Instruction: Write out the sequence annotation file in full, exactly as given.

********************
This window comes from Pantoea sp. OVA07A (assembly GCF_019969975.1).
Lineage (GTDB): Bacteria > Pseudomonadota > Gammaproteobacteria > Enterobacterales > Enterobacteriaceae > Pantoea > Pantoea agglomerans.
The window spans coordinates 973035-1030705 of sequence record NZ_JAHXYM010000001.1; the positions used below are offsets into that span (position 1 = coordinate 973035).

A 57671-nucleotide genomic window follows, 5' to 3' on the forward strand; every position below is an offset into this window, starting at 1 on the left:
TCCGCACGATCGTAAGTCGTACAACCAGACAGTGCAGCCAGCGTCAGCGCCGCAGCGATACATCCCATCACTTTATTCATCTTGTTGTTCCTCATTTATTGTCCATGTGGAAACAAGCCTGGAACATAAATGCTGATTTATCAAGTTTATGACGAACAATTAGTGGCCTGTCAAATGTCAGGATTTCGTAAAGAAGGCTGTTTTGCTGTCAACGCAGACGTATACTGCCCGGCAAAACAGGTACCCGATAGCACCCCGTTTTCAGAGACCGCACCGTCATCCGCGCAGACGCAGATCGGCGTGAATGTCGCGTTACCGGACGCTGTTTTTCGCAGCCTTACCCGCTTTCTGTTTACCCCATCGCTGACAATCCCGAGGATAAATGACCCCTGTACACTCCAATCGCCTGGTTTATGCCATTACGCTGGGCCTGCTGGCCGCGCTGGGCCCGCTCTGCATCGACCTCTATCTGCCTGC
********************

This window comes from Pantoea sp. OVA07A (assembly GCF_019969975.1).
Lineage (GTDB): Bacteria > Pseudomonadota > Gammaproteobacteria > Enterobacterales > Enterobacteriaceae > Pantoea > Pantoea agglomerans.
The window spans coordinates 973035-1030705 of sequence record NZ_JAHXYM010000001.1; the positions used below are offsets into that span (position 1 = coordinate 973035).

A 57671-nucleotide genomic window follows, 5' to 3' on the forward strand; every position below is an offset into this window, starting at 1 on the left:
TCCGCACGATCGTAAGTCGTACAACCAGACAGTGCAGCCAGCGTCAGCGCCGCAGCGATACATCCCATCACTTTATTCATCTTGTTGTTCCTCATTTATTGTCCATGTGGAAACAAGCCTGGAACATAAATGCTGATTTATCAAGTTTATGACGAACAATTAGTGGCCTGTCAAATGTCAGGATTTCGTAAAGAAGGCTGTTTTGCTGTCAACGCAGACGTATACTGCCCGGCAAAACAGGTACCCGATAGCACCCCGTTTTCAGAGACCGCACCGTCATCCGCGCAGACGCAGATCGGCGTGAATGTCGCGTTACCGGACGCTGTTTTTCGCAGCCTTACCCGCTTTCTGTTTACCCCATCGCTGACAATCCCGAGGATAAATGACCCCTGTACACTCCAATCGCCTGGTTTATGCCATTACGCTGGGCCTGCTGGCCGCGCTGGGCCCGCTCTGCATCGACCTCTATCTGCCTGC